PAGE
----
Gadgets GaloreProfessionals are moving to rural areas, according to Forbes. And they want to take their city comforts with them. So, furniture, furnishings, smart home devices, Wi-Fi extenders, USB towers, security cameras, thermostats, and robot vacuum cleaners are some of the items they’ll shop for this Q4.
Bubble BluesPeople’s circumstances have changed this year. Some have more time on their hands, and they might use this hiatus to pamper themselves. Others are feeling the emotional toll of loneliness or loss. Others, still, are swamped with work. The common denominator is stress. Amazon sellers who offer anti-stress products have an excellent opportunity this year to meet this growing demand and do a world of good.
Inclusiveness & DiversityThis being an election year, people’s political persuasions may affect their buying behavior this Q4 more than ever. And identity politics has a way of bringing minorities in the spotlight. So, sellers would do well to think about listing products that minorities think of as comforting, relatable, or traditional. Most Amazon sellers focus on Christmas and Boxing Day, as well as BFCM (Thanksgiving, Black Friday, Small Business Saturday, and Cyber Monday). But sellers with a more diverse catalog have several other important holidays they could try to focus on:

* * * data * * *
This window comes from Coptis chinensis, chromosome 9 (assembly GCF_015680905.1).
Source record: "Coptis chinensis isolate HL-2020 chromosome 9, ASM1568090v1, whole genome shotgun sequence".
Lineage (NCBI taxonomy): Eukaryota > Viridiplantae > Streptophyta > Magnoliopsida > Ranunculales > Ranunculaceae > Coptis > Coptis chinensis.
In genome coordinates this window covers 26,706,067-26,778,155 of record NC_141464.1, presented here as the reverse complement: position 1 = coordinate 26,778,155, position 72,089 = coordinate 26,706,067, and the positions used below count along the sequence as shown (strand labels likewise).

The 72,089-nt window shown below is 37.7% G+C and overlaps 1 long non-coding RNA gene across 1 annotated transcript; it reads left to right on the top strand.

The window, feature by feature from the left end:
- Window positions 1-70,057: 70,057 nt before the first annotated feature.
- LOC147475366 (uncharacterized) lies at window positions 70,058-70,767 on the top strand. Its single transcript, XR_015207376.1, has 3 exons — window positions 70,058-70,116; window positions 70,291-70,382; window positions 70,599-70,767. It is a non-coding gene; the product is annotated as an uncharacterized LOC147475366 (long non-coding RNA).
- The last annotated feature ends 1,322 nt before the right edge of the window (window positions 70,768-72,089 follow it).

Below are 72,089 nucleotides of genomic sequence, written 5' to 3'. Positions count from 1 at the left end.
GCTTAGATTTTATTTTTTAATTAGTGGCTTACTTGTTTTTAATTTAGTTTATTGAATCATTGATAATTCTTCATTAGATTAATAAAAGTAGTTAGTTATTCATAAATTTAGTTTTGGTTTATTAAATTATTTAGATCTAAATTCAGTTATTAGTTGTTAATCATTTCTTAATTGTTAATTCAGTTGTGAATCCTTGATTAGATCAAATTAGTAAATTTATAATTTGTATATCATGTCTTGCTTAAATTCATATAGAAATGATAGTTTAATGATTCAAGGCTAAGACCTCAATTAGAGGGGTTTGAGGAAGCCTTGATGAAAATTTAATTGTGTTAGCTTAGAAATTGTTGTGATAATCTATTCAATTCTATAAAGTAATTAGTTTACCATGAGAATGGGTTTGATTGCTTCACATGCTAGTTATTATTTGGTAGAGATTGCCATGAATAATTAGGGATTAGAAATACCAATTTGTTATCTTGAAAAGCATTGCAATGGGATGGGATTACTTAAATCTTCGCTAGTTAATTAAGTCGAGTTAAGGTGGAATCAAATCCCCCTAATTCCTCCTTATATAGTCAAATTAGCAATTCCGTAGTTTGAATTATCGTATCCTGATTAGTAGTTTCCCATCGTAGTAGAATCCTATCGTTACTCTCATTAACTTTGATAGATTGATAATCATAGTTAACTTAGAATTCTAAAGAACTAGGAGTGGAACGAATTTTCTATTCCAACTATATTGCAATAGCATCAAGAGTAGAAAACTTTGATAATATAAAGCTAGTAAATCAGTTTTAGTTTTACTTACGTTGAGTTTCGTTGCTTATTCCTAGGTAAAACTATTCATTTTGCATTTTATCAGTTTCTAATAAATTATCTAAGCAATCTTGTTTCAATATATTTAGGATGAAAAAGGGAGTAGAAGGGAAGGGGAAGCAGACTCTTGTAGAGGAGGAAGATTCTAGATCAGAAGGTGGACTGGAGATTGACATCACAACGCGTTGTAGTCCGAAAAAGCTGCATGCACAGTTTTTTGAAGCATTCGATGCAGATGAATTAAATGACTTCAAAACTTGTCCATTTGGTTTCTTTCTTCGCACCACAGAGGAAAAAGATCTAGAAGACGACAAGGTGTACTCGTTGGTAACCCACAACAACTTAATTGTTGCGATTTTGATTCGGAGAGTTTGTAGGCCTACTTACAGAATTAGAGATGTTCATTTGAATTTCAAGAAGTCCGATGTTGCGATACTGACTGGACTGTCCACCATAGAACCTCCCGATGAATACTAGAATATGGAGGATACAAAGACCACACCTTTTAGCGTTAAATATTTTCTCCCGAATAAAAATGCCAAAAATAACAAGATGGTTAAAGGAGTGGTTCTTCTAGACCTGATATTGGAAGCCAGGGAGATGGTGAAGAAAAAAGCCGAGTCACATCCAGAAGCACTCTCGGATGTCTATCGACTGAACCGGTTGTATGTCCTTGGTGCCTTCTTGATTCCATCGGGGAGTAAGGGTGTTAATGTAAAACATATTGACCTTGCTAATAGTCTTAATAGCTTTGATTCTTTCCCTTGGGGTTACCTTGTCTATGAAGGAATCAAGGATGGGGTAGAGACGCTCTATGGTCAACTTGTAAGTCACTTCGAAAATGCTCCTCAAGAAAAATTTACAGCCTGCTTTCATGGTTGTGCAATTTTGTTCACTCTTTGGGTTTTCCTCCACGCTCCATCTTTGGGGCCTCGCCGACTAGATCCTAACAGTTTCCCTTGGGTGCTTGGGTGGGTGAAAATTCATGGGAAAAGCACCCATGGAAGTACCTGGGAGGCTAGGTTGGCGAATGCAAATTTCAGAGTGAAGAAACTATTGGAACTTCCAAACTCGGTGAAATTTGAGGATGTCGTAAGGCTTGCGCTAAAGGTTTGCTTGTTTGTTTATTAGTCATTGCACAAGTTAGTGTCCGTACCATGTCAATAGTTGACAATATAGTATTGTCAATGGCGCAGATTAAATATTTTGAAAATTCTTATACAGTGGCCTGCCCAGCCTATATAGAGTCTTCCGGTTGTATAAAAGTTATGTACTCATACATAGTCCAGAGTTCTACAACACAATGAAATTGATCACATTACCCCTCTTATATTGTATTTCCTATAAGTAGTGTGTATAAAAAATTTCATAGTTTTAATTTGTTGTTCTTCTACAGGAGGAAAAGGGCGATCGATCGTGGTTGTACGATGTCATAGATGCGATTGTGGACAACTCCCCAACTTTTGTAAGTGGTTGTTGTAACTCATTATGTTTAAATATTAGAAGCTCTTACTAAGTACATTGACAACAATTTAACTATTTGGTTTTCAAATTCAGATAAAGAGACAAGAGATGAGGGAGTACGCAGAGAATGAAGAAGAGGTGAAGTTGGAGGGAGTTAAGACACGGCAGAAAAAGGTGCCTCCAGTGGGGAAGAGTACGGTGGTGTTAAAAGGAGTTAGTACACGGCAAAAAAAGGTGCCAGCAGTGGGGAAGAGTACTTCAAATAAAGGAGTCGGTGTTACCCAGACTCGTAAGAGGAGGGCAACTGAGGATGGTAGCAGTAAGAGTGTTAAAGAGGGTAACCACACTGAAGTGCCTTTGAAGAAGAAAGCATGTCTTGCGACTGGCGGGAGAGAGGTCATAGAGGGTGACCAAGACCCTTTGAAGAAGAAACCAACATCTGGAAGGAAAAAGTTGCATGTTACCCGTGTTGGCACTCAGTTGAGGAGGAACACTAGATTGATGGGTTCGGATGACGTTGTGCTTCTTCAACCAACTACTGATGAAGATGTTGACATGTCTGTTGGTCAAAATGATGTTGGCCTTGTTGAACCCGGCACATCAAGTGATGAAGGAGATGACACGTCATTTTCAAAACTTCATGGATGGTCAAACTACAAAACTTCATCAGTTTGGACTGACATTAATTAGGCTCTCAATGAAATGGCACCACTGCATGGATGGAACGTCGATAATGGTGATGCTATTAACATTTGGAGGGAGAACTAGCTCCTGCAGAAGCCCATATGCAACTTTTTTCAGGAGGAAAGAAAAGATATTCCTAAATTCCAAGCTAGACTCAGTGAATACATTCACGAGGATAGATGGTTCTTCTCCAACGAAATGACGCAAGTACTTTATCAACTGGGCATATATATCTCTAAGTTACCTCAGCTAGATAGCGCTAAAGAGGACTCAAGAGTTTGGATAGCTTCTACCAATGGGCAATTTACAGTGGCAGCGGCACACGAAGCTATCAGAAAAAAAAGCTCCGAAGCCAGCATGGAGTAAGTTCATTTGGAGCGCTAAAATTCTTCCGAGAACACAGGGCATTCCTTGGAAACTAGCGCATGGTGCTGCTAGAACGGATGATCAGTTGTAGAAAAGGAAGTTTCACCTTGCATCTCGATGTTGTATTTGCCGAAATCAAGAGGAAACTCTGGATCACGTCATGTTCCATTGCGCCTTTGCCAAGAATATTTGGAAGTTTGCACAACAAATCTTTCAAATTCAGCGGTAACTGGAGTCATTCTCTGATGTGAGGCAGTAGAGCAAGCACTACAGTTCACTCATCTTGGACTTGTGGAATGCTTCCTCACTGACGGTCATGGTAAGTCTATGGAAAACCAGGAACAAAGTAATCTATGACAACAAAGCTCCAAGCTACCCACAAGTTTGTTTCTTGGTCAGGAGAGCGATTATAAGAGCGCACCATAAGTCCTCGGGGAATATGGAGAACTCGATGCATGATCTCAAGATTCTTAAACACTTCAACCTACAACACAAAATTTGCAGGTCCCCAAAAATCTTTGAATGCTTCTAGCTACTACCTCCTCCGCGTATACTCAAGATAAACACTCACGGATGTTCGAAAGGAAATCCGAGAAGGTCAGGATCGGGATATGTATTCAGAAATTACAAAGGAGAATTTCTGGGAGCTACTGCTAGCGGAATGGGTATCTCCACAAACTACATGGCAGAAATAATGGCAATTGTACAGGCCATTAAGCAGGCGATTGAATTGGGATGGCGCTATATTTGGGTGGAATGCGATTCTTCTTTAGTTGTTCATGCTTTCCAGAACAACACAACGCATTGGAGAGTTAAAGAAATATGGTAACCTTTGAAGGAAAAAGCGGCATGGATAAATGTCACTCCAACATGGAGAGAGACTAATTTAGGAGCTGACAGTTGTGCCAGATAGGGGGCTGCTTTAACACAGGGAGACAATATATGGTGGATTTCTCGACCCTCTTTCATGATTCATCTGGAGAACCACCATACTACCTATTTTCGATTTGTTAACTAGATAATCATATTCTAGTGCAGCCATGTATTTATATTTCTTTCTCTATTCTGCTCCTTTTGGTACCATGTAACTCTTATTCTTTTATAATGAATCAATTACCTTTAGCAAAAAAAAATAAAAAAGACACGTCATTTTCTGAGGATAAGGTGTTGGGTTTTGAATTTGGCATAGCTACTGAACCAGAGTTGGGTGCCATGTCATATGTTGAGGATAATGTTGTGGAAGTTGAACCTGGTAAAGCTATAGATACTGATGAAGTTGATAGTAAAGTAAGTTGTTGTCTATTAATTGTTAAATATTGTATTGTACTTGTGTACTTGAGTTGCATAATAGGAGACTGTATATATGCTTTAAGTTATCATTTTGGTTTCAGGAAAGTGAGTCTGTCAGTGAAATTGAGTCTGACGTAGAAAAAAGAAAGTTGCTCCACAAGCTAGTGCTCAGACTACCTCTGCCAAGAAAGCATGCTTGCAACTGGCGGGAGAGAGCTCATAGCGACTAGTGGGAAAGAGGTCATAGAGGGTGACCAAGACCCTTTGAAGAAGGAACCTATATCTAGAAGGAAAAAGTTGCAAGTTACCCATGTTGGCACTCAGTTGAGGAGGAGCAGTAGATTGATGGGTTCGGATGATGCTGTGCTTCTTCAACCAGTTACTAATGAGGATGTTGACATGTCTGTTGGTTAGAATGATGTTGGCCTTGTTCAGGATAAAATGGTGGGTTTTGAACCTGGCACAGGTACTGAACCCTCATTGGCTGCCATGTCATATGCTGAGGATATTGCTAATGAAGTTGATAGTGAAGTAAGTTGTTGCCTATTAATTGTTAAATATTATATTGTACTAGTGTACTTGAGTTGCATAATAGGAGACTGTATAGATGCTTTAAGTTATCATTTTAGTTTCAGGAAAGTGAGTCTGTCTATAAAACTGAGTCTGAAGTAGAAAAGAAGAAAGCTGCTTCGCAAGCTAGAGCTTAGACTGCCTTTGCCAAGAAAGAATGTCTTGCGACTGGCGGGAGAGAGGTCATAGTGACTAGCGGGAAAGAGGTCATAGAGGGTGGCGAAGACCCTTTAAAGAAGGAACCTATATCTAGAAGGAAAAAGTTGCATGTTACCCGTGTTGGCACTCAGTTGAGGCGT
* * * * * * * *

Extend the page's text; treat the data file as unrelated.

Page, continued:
- Singles Day, Veterans Day, Diwali, El Buen Fin in November
- Hanukkah, Green Monday, and Free Shipping Day mid-December
Customer BiasesIt’s not all about finding a product. A lot of thought goes into sealing the deal. ThinkwithGoogle claims there are now 6 biases that influence an online shopper’s decision to place an order. Here’s how they translate for Amazon sellers and what you can do to address them:
- Category heuristics: short descriptions of key specs (e.g. bullet points on Product Page).
- Power of now: urgency (e.g. 15 minutes before Lightning Deals are taken from carts).
- Social proof: recommendations and reviews (e.g. Early Reviewer Program).
- Scarcity bias: limited supply (e.g. listing 1 or 2 units at a time).
- Authority bias: trustworthy expert (e.g. Amazon Associates).
- Power of free: freebies and add-ons (e.g. extended warranty, complimentary upgrade, discounts on future orders, FBA Subscribe & Save etc.).
Melanie takes an active interest in all things Amazon. She keeps an eye on the latest developments and keeps Amazon sellers up to speed.